So, when I heard that a snowy owl had been spotted  - get this - on the roof of the Law Courts in downtown Victoria (?!) today, my mind was on a quick getaway from work. As it happened I was due to collect some brochures from the printer and headed there before they closed. That gave me just enough time to drive by the court house and have a quick scan while there was still some light.

Not exactly snowy owl habitat...
Amazingly, the owl was still sat on a section of roof over the court entrance and I quickly pulled into a space, leaped from the car and stood looking up at the remarkable bird. 
After I'd had a good eyeful, and taken a couple of snaps, I headed into the court building and took the elevator up to the fifth floor from where I was able to get exceptional views of the owl from the windows overlooking the portion of roof it had chosen as its daytime roost.
Both court staff and visitors off the street were gathering to admire the 1st winter female owl as she sat casually admiring the scenery from her lofty perch.
Not exactly the way I expected to see my second ever snowy owl, but hey - I'm not complaining!         

Tuesday, 6 November 2012

Wetland Wonderland

Panama Flats (complete with cackling geese...)
Thanks to the clocks having gone back, I was able to get an hour's birding in before work on Tuesday morning - hoorah!  
I decided to concentrate my efforts on Panama Flats now that the water levels are sufficiently high to be attracting a mix of wildfowl.
As I stepped from the car in the parking area by Hyacinth Park I noticed a few sparrows along the footpath. They were mostly fox sparrows, but a handsome white-throated sparrow was showing well too.
At the flats, the southwest quadrant was positively teeming with ducks. Hundreds of pintail, American wigeon, mallard and green-winged teal were busily dabbling in the water. Scanning through, I couldn't find any Eurasian teals but I did see one drake Eurasian wigeon.
Northern shoveler and hooded merganser were also present in lower numbers, along with a few American coot.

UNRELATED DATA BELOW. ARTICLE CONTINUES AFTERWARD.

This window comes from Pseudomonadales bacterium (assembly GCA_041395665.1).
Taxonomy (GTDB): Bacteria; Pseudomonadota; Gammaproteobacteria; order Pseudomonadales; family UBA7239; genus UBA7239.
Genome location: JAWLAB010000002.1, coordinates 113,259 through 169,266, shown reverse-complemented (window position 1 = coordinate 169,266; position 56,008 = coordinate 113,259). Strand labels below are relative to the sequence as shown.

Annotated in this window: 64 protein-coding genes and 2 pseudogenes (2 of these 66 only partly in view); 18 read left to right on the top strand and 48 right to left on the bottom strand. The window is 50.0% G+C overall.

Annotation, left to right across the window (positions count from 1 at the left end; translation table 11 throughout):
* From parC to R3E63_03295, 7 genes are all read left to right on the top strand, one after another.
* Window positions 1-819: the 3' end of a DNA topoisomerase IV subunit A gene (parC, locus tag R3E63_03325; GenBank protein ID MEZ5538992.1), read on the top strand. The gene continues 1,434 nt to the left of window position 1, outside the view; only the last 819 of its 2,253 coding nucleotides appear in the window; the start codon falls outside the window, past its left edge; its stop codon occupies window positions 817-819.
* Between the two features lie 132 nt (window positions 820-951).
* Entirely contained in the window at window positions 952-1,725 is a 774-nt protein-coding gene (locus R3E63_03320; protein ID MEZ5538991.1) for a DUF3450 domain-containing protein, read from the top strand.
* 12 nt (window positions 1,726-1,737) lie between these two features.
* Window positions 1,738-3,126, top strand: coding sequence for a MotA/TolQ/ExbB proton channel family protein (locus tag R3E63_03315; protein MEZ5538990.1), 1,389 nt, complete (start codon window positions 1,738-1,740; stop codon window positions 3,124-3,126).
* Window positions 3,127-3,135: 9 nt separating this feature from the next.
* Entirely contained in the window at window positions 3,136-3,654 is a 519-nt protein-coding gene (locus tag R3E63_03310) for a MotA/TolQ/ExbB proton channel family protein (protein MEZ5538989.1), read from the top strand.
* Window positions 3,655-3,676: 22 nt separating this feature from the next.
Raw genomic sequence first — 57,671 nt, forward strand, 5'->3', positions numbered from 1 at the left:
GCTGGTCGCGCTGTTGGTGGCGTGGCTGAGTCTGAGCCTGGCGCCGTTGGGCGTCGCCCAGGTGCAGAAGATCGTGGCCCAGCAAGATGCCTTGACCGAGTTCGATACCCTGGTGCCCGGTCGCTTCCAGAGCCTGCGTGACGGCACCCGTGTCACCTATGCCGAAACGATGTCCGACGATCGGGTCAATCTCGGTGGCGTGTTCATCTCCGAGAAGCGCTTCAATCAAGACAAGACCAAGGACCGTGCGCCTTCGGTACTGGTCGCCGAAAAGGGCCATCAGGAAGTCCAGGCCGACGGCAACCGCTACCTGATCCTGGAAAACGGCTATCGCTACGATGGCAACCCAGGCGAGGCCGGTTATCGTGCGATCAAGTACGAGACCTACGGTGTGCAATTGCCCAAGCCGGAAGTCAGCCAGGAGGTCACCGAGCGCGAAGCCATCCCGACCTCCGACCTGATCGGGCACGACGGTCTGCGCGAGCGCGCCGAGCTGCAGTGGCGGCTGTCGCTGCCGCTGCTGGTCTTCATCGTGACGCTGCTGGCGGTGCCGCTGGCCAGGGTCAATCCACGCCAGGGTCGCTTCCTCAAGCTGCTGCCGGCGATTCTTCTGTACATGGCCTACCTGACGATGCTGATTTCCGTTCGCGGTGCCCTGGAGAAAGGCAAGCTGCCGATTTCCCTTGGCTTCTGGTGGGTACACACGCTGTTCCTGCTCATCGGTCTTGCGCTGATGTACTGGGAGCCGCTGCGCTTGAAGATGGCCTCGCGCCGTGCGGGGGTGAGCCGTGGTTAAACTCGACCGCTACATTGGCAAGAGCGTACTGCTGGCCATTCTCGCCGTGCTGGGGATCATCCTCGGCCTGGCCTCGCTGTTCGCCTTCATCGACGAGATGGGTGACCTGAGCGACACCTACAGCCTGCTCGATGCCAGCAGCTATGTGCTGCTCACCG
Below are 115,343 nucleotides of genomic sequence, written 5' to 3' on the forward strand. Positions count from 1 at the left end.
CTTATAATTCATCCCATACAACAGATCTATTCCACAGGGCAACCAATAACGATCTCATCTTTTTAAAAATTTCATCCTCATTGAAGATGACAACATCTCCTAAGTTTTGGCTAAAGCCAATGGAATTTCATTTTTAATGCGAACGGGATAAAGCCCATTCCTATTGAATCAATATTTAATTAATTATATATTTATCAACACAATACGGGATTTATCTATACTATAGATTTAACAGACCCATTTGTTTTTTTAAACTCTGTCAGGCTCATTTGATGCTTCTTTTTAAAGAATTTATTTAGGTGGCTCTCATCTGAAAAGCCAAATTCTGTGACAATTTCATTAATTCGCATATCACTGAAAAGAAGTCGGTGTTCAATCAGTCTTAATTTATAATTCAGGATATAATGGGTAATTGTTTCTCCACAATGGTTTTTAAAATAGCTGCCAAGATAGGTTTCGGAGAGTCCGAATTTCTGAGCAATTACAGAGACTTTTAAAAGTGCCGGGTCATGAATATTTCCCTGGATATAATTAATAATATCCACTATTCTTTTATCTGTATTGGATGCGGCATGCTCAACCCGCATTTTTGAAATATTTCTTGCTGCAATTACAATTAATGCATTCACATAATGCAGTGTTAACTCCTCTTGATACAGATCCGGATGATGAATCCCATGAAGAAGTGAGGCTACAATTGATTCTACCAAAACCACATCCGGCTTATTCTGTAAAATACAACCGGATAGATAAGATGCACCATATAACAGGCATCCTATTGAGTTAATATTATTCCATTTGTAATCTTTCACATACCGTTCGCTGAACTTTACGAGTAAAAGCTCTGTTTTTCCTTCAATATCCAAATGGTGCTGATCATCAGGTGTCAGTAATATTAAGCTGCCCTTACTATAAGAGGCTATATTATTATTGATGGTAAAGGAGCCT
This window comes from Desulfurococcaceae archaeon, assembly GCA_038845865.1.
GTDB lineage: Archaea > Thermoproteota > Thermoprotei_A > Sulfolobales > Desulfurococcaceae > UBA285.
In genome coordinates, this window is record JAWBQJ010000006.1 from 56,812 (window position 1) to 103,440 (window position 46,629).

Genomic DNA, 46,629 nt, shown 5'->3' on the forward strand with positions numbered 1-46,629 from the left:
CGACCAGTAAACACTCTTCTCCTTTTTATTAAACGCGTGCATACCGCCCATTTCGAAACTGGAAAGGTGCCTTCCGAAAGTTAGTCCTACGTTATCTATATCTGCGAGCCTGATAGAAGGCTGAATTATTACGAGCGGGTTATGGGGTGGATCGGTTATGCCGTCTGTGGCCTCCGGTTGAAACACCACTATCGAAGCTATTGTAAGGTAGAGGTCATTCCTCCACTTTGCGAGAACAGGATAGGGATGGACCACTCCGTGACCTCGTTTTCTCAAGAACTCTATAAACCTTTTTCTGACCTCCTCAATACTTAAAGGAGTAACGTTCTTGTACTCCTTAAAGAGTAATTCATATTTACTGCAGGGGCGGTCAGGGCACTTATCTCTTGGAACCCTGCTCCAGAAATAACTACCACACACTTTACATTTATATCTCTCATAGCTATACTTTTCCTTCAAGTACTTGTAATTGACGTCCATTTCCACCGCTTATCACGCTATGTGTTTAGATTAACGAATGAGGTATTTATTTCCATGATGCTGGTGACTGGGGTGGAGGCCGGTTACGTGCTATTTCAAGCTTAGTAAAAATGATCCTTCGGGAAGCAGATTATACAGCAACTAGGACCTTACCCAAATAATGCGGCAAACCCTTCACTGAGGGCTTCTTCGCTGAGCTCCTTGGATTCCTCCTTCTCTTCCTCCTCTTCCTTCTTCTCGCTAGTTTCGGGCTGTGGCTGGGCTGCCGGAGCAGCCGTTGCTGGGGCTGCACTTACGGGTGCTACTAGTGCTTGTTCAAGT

Sat high in the usual conifer, a peregrine was keeping an eye on activity below.

Snoozing drake Eurasian wigeon (left)
Yet more birds were on the northwest quadrant, including the 'resident' flock of cackling geese and the greater white-fronted goose that has been associating with them for a few weeks. Two more drake Eurasian wigeon (one pictured) were found among the throng of commoner ducks and there were several gadwall present.
I flushed a Wilson's snipe from a wet grassy patch before walking along the central berm. A juvenile northern harrier drifted by and started quartering the marshy areas and as I watched it I heard the distinctive sound of a calling greater yellowlegs. The bird flew in from the north, settling and feeding for a few minutes before taking off once more, continuing south. 
Passerines were pretty thin on the ground, with just a scattering of savannah sparrows and red-winged blackbirds seen3 American pipits flew low over, but I didn't see whether they dropped down or carried on through.   

Monday, 5 November 2012

Tern'd Out Nice Again

The dark autumn mornings and evenings always plays havoc with my birding. The lack of available light before and after work means that, like all other keen birders, I'm restricted to weekends and the occasional weekday lunch break. Of course, most of us have other things going on in our lives too, which means that even the weekends are rarely open to non-stop avian exploration.
But the really frustrating thing is when a 'good' bird is found midweek. The last few days of the working week can drag by, as we keep our eye on the news - will 'it' stick around until Saturday? And even if it does, will domestic necessities get in the way? Such is the plight of the active lister!

Elegant tern
Thankfully, one of last week's local scarcities did stick around and I even managed to get out to see it. 
Following Ian Cruikshank's discovery of a tropical kingbird at Cattle Point late on Thursday afternoon, several local birders headed out in an attempt to relocate it on Friday morning. Unfortunately it failed to materialise, but Steven Roias did spot what he initially assumed to be a common tern fishing offshore. Common terns, despite their name, are not at all common in this part of the country these days and ordinarily this would be a noteworthy find. However, what Steven later came to realise was that he hadn't been watching a un-common tern but in fact a major rarity - an elegant tern
He immediately put the news out and before long the bird was relocated in the same general area. Now, having only seen this species once before (off Monterrey, California some 12 years ago) I was quite keen to catch up with this smart and distinctive seabird.
Elegant tern - look at that bill!
By noon on Saturday I finally got my window of opportunity and drove out to Cattle Point in the hope of seeing the tern. I arrived and noticed a complete absence of birders. I hoped that wasn't a bad sign… I took up position on the high bluff overlooking both the point and Bowker / Willow Beach, so I might have a wider sweep of the whole area. It turned out (no pun intended) to be a pretty good move as the tern soon appeared and landed on a buoy close offshore. After gorging my senses on this beautiful vagrant for a few minutes I got a few hasty snaps through my 'scope.
The tern would go off fishing for short spells, often returning to rest on one of the floats. After some time it headed off and went some distance offshore before swinging back around and fishing between the Oak Bay Beach Hotel and Victoria Golf Club.